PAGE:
Exhibitions > New Views: The Rendered Image in Architecture
New Views: The Rendered Image in Architecture
June 15, 2013–January 5, 2014
The Art Institute’s collection of architecture, spanning works from 1850 to the present, includes a range of two-dimensional modes of representation illustrating various stages of the design process. And yet, as images made by hand, such as sketches or collages, have given way to those produced on computers, there has been a shift in the way architectural projects are visualized. This exhibition focuses on the digitally rendered images that have recently become ubiquitous in the world of architecture and design.
As part of a series in which the Art Institute invites outside architects and designers to organize installations that investigate new thinking and practices within and beyond their professional disciplines, the editors of the New York–based journal CLOG have built upon their recent issue, CLOG: Rendering, for a new exhibition. New Views: The Rendered Image in Architecture explores the diversity of rendering types being produced today through a presentation of 60 images from an international group of architects and design studios.
Because they were created using the most sophisticated technological tools, these images often defy the eye. The projects depicted can look so real that it is almost impossible to tell if they have been built or not, obviating the need to question whether a building can be successfully executed for a given site. Renderings are often generated to emphasize how a project might fit within a specific landscape; a new building is made to blend in to create the illusion of continuation and permanence within an existing skyline. At other times, architects are empowered to create images that signal a break with tradition, scenarios that visualize future potential and at their best open the discipline up to new thinking and discovery. As the editors of CLOG assert: “Our visual memory of architectural history is not only shaped by the physical structures we find throughout our city, but also through the images that are published and the famous representational works held in museum collections.” As this exhibition attests, digital renderings play an increasingly essential role in our understanding of the built world and necessitate further exploration.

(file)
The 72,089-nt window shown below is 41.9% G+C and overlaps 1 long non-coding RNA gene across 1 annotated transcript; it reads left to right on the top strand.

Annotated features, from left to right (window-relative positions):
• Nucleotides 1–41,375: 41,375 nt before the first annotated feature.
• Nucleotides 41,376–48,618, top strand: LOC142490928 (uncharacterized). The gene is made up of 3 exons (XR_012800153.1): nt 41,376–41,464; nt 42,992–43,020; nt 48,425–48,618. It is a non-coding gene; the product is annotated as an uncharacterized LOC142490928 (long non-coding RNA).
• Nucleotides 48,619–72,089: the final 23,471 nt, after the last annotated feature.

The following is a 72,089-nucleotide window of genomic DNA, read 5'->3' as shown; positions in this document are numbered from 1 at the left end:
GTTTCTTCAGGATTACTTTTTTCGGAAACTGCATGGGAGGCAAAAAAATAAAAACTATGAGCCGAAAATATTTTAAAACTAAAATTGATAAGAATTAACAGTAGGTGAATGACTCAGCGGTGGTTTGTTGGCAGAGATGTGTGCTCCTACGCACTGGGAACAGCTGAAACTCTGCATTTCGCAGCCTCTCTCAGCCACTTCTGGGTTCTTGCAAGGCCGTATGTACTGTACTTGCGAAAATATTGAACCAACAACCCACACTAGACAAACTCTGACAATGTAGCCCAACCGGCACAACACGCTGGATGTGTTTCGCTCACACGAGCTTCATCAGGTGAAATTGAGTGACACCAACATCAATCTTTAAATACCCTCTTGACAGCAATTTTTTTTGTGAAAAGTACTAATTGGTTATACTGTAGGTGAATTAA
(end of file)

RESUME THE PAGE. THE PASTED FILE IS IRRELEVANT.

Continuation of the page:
This exhibition was made possible by the generous support of the Architecture & Design Society.
Eric de Broche des Combes / Luxigon. 150 Rays, 2013. Digital Rendering; JPG file, 5000 by 3333 pixels. Courtesy of Eric de Broche des Combes / Luxigon.
3 hours 54 min ago The Art Institute of Chicago Fullerton Hall
Free to Illinois residents or with museum admission
Brazilian artist and scholar Andreas Valentin recalls his time in New York City with artist Hélio Oiticica and screens a series of short films the two produced in collaboration.
*Museum admission is free for Illinois residents every Thursday, 5:00–8:00—including during this event.
4 hours 19 min ago The Art Institute of Chicago NOW ON VIEW—Rodney McMillian: a great society
a great society represents artist Rodney McMillian's work in video over the last decade. Grappling with the complexities of class, race, and place in America, McMillian employs elements of performance, public speaking, oral history—and his interest in the science fiction genre—to expose the social and psychological consequences of economic inequality, endemic racism, and the failed promise of freedom and prosperity for all of its citizens. While McMillian's work engages the often stark realities of history and contemporary culture, it is motivated by the potential for alternative realities and future transformation.
Closing March 26—http://bit.ly/2l5Ja6e
9 hours 2 min ago The Art Institute of Chicago CLOSING SOON—John Massey: Cartón de Venezuela
One of Chicago’s great design stories emerged from the Container Corporation of America (CCA) in the middle of the 20th century. Upon his appointment in 1964 as the CCA's head of design, Chicagoan John Massey formed a research arm, the Center for Advanced Research in Design (CARD), that enabled great creativity and innovation within a corporate structure.
This exhibition features a set of posters by Massey for the CCA’s subsidiary Cartón de Venezuela. Each poster represents a different month of the year, with strong, clean lines and bold colors reflecting one of Massey’s primary influences, the Swiss school of design.
Closing March 5—http://bit.ly/2lYlz6I